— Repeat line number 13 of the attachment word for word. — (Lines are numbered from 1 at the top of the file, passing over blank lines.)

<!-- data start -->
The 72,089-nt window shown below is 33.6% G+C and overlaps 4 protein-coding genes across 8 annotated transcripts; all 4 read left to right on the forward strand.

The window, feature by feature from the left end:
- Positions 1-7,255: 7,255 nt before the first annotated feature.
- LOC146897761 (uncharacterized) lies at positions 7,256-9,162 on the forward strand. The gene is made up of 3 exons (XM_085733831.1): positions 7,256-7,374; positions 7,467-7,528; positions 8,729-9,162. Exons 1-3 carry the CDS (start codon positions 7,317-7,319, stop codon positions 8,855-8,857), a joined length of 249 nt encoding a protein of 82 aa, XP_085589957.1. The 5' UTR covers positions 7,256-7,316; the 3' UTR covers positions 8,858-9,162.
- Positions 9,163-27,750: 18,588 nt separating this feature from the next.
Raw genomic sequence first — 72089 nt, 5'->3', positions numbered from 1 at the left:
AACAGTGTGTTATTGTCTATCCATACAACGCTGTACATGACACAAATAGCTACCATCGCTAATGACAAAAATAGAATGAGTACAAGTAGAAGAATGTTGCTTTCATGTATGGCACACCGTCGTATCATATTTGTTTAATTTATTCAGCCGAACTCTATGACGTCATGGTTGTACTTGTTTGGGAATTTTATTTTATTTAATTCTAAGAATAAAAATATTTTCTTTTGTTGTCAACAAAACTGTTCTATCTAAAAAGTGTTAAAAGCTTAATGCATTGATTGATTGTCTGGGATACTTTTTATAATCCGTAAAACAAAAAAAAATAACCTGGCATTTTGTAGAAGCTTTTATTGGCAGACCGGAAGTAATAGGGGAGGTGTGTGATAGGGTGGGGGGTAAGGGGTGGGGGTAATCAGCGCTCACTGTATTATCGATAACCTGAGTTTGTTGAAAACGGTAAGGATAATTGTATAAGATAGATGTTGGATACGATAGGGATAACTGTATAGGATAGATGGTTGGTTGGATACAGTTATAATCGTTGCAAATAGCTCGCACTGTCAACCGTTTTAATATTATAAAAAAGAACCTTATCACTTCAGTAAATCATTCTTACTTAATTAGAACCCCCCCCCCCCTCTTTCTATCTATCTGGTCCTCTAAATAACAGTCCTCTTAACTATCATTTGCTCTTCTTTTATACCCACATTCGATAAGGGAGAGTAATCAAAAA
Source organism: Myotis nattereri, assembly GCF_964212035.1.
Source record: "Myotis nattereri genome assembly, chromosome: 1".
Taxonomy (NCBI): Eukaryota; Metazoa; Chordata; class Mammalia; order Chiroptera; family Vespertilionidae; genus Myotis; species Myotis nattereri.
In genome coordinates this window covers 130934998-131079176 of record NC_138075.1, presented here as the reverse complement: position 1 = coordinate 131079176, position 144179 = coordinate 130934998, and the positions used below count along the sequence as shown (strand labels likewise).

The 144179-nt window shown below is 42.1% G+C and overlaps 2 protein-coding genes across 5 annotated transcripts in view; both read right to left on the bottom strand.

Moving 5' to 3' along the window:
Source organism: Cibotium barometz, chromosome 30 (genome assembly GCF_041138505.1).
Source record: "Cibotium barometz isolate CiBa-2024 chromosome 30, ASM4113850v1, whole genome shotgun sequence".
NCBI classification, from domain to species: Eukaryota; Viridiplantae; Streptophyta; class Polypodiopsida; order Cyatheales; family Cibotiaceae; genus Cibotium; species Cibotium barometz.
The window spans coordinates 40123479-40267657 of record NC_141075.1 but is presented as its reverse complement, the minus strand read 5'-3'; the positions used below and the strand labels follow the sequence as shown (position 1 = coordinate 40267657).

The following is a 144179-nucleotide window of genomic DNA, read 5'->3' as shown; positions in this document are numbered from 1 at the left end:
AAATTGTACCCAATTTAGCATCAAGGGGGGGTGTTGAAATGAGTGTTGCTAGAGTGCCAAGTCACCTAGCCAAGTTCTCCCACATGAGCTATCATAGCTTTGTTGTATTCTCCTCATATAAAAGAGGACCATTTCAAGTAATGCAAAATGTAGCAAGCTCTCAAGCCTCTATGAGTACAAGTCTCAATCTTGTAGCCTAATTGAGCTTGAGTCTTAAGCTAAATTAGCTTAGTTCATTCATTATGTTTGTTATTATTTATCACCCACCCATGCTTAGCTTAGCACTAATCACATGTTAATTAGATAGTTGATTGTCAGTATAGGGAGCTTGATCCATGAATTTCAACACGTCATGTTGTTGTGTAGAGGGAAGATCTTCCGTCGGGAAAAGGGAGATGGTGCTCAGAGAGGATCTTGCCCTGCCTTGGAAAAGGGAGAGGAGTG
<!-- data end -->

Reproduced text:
Moving 5' to 3' along the window: